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i'm just a literary tease, my reputation's on its knees.

Book Review: Days of Magic, Nights of War

February 12, 2007

I enjoyed Clive Barker's first Abarat book. The artwork was beautifully done, I'll admit that it was the cover that caught my attention from across the library, and the story was cool. I figured I'd read the second book Days of Magic, Nights of War for my required reading this semester. This is another book that I would have put down unfinished if I'd been reading it for pleasure rather than for school.

The first half of the book had so many reminders of the original that it was driving me nuts. I'm talking way-obvious clunks on the head versus subtle reminders. After a few chapters, I admit that I was ready to toss the book in frustration. I mean, come on, let's just get to the current story, eh, instead of spending all this time rehashing the past. I realize he's trying to not alienate readers who hadn't read the first one, but after the first one or two winks to the original, move on already!

Another thing, and I should have seen this coming, this book ended with no ending, in other words, paving the way for a sequel, which will probably spend a few chapters rehashing the other two books. I'm all for series, but I hate it when a book just cuts off at the end, because it's like "haha, now wait for the sequel!" grrr.

I can't completely trash the book, of course, there was a resolution of the primary conflict, which I admit was somewhat satisfactory, if I would have remembered that this was a series and would surely leave loose ends (like the hungry insects ready to end the world... what about them, huh?). Barker's got a wonderful sense of imagination, and I love the world he has created with Abarat. I'd like to see this done as an animation. That I would be interested in seeing. (Because, surely, that would cut out some of the unnecessary elements and focus on the main story.)

About half-way through, the author seemed to find his stride with the story again, and it got good (because this is, of course, a young adult fantasy so I have to keep that in mind). Probably Barker felt a little pressure to get this one out, since it seems like it was a while between the first and this one. If he'd significantly compressed the first few chapters (like leaving only one or two throwbacks to the first book, instead of, and I'm serious, at least 6 in the first few chapters), he would have had a better, and tighter, novel.

I'm curious what others thought of this book so I'm pulling up the amazon reviews now:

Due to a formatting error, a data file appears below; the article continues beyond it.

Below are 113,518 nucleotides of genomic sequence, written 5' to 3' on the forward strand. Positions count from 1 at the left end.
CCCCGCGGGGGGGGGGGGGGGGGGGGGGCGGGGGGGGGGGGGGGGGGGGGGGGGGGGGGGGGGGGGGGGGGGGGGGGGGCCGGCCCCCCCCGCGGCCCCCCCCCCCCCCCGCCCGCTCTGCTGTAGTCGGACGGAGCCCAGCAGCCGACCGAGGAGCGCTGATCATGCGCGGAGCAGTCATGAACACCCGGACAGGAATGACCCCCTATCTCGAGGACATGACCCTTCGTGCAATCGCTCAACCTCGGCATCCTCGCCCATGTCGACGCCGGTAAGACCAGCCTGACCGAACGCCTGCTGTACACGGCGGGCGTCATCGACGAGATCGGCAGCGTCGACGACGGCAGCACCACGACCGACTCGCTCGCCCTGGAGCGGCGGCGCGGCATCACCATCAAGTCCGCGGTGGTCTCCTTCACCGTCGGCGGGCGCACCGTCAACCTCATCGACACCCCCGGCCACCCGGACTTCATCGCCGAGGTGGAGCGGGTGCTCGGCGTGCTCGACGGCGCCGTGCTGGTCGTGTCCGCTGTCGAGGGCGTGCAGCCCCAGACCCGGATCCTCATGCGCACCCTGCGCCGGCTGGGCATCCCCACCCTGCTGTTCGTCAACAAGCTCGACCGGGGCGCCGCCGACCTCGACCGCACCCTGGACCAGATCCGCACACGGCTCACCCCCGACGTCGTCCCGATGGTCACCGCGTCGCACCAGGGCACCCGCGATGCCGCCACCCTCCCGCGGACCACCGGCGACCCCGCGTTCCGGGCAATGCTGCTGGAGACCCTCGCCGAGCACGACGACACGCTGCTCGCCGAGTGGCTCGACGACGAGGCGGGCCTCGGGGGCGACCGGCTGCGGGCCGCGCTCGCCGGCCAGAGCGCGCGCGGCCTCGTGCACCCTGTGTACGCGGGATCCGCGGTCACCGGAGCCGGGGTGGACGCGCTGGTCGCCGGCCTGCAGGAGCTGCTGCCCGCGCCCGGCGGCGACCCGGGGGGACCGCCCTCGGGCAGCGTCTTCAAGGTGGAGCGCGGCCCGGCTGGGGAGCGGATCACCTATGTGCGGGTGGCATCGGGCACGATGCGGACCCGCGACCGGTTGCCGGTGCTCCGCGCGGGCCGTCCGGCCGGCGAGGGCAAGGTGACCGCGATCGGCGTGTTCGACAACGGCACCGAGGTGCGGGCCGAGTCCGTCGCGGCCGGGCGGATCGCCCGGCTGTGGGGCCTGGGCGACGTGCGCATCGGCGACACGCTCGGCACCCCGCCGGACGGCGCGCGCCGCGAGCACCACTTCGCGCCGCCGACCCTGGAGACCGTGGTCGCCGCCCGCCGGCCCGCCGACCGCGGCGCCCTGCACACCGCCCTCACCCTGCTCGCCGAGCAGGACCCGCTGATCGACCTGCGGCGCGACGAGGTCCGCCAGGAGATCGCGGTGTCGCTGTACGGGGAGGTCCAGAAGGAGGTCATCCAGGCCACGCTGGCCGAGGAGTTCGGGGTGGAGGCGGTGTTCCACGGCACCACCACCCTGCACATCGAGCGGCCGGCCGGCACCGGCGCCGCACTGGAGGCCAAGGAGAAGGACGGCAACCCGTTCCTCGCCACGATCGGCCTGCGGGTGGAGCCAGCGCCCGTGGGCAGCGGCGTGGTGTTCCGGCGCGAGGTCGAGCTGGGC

Hmm... so most people loved it, except one person who wrote:

"I know I'm in the minority, but I've been underwhelmed by this series. ... But too many pages are taken up with inventories of oddities -- some seen by Candy on her travels, others involving the terrible Christopher Carrion and his assorted gruesome hangers-on. Most of these creations are irrelevant or tangential to the plot, so that I wound up skimming through those passages going "blah, blah, blah," while waiting for something to happen that would actually advance the story arc. I don't think I'll bother with the next book."

Sounds about right, I'm afraid.

I'm wondering, however, if the fact that the copy I borrowed from the library has black-and-white illustrations instead of the full color version. I didn't have the full experience without the vivid art, which I remember as my favorite part of the original. And, again, from reading amazon I see this is aimed at 7 - 10th grade, so maybe I'm being too harsh and a reader from that bracket would be more forgiving of the constant flashback moments? Perhaps.

In summary, I'm sorry, Mr. Barker, but I wouldn't recommend this book. I would, however, urge you to check out a (full color) version of the first Abarat book, prepare yourself for a non-ending, and enjoy the art.

Moira at 10:44 AM :: Comments (1) :: ::
Comments:

I haven't read the second book, but I was underwhelmed by Abarat. And it's sad because his imagination sings, his characters are interesting ... but ultimately, I felt like there was no sense of PURPOSE. It just wandered around aimlessly, and for me, it cut the necessary tension to keep one enthralled.

Posted by: zia at February 13, 2007 12:50 PM
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